I always thought the tropics would have the same weather year-round. It wouldn’t matter when you traveled there, since nothing ever really changed. That might still be true for some parts of the world. However, I quickly learned during my two weeks in Hawaii that there are very noticeable differences between summer and winter in the Hawaiian islands, especially Kauai.
Now don’t get me wrong. It’s not cold in Kauai.
However, winter brings along its own flavors. For example, the northern part of Kauai becomes more rainy and the waves there become so strong, no one is allowed to go swimming in the ocean. Beaches in the north are off limits in the winter. As a result, most people who are interested in spending time at the beach during the winter stay in Poipu, one of the main resort towns at the southern tip of the Island.
We arrived in Poipu just in time for dinner. Up until this point I had been used to lively resort areas like Waikiki Beach in Honolulu or the oceanfront boardwalk in Ka’anapali, Maui. It wasn’t until we arrived that I realized Kauai is much more relaxed island. The towns really fall asleep at night, and things don’t open that late at all. It was like night and day, really, comparing Poipu to Honolulu.
Merriman’s Fish House was only about a mile away from our hotel. Had the surroundings been more walkable, we would have loved to walk there. However, Poipu just really isn’t set up that way, at least not near the Sheraton Poipu, which is where we were staying. Instead, Merriman’s was located in a separate shopping area, almost like a town center, full of other restaurants, shops, and a large parking lot with plenty of parking. Between our resort and this shopping area was mostly just dark roads with no sidewalks or shops. Poipu felt more spread out, suburban almost, and definitely more car-friendly.
We had heard plenty of good things about Merriman’s and had already tried to go once before, to the oceanfront location in Maui. Unfortunately, Merriman’s in Maui was closed for a private event the day we tried to go, so we ended up visiting Sansei Sushi Bar and Restaurant instead. Finally, here in Kauai, we would have a second chance to try this well-respected and popular restaurant.
Merriman’s was founded on principles of locavorism. The founder, Peter Merriman, moved to Hawaii 25 years ago during a time when Hawaii mostly imported produce from elsewhere. He, together with twelve other chefs, started a movement where they encouraged Hawaiian farmers to grow more of their own produce and raise meats locally. To this day, his restaurants still hold true to those same values, with over 90% of the menus focused on locally produced food.
The restaurant honors its many farmers by hanging up photos of them around the restaurant. If you look closely, you can see one of their Japanese farmers pictured at the right.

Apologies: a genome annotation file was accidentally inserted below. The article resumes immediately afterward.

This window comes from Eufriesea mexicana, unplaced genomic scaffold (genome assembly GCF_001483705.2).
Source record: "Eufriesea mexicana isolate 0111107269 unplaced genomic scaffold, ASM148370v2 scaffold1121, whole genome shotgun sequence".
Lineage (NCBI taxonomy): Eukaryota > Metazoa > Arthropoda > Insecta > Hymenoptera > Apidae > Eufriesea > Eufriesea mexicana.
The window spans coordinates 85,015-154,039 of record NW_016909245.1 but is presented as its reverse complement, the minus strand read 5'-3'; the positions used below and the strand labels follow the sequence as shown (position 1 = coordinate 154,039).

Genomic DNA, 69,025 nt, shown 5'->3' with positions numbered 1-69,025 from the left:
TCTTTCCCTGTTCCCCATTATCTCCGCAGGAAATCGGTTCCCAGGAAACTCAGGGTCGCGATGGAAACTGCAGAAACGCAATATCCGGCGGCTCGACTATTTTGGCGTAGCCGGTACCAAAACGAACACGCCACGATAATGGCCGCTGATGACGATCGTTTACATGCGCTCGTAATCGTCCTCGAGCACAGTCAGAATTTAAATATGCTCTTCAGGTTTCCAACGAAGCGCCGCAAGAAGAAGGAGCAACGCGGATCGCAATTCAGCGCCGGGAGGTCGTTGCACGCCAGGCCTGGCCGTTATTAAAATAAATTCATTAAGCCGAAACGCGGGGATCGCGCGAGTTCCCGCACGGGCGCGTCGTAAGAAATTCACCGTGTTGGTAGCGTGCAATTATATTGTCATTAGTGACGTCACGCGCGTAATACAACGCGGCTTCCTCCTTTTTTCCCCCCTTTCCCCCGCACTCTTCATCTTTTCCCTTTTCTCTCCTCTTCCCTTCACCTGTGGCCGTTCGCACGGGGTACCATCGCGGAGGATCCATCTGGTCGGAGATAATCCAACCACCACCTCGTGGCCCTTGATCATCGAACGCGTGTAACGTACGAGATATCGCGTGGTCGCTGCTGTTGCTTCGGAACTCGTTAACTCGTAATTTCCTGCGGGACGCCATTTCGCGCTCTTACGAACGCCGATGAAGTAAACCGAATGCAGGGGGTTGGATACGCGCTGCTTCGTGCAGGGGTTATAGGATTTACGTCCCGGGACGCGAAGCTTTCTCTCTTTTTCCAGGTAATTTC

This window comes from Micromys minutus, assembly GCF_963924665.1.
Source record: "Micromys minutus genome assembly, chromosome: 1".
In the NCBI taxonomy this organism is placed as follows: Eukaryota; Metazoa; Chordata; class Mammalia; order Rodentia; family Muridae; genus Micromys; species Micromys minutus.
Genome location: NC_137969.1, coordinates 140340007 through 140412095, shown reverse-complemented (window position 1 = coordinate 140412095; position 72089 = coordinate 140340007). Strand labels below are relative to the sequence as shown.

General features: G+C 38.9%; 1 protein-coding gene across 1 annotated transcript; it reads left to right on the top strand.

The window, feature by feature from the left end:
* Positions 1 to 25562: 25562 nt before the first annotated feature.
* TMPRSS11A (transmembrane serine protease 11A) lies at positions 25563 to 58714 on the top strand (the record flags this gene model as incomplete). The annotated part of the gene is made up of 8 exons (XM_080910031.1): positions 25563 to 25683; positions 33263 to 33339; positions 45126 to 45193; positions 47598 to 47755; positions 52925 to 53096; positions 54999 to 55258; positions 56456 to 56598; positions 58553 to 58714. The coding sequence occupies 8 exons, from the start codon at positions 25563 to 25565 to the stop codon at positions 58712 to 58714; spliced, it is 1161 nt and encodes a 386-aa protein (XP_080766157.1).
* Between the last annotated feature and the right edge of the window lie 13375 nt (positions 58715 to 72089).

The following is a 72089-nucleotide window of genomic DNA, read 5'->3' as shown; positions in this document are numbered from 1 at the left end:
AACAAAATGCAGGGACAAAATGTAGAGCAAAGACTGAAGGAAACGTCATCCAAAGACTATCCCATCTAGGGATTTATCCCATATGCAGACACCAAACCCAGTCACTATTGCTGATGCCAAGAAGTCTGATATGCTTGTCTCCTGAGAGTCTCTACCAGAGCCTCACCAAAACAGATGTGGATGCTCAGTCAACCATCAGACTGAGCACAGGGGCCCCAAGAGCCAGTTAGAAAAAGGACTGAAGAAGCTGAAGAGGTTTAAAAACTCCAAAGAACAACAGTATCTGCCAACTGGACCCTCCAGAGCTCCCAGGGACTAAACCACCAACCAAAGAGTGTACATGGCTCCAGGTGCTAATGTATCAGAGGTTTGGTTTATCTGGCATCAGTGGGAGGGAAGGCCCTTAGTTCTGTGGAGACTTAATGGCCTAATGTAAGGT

We began with a delicious (and complimentary!) amuse bouche: chips made from local purple potatoes with a bean spread and crispy fried chick peas.
I can never get enough seafood, so I opted to start with the “Tasting of Three” from the raw bar ($26).
Ono Poisson Cru (from AI Farms) was tossed in a Tahitian lime dressing with shaved young coconut flakes, cucumber, jalapeño, and cilantro. It was surprisingly spicy but overall very good.
Keahole Lobster Ceviche (gluten-free!) consisted of lobster tossed with avocado, aji amarillo (a spicy yellow pepper), local citrus, sweet Maui onion, and toasted coriander. This was excellent as well.
The Fresh Island Ahi Poke came with sea asparagus from K0ahuku, edamame guacamole, and Grove Farms sweet potato chips. For both of us, it was our favorite of the three. The ingredients were super fresh and the flavors came together perfectly.
For a mid-course, we shared one of the specials of the day: a Crab Cavatelli tossed with local mushrooms and fresh ricotta. Although the pasta could have been just a tad more al dente, we really loved the flavors, especially from the mushrooms. All in all, it was a fantastic dish and we ate it up.
Their entrees are available in either half or whole portions, though they are priced in a way that encourages you to order the full portion (since it’s only $5 or $6 more). In our case, we decided to share two full portions, which effectively means we were eating two “half portions” without paying the premium.
Our first course, Merriman’s Original Wok Charred Ahi ($39 full portion / $35 half portion), came from fisherman Captain Cody Kimura “trolling the West Buoys.” The beautifully charred tuna was served with a shoyu-wasabi palm heart purée, pohole fern (like fiddleheads!) salad, black forbidden rice, local tomatoes, and a cucumber-cilantro sauce. The flavors of the wok char were pronounced and the fish was beautifully smoky.
“It’s like a nicely grilled steak” Bryan remarked.
We also ordered the Macadamia Nut Crusted Monchong from the Honolulu Fish Block ($41 full portion / $36 half portion), which was served with a sake mushroom reduction, Moloa’a green beans, and roasted eggplant.
All in all, everything was delicious and the service was excellent. We later found out that our server had worked his way up from being a dishwasher. In fact, today was his first day as a server and we were his first customers! He did an excellent job. He really knew the dishes, gave us great recommendations, and was very pleasant.
For fun, Bryan decided to give him a huge tip as a “congratulations on your first day”.
This is a great restaurant. They really care about how their seafood is sourced. Furthermore, they knows how to cook seafood really well, and overall they are experts at delivering a really enjoyable experience. I would not hesitate to go to another Merriman’s again, no matter which island I’m on.
Merriman’s (Merriman’s Kauai)
2829 Ala Kalanikaumaka St #G-149
Koloa, HI 96756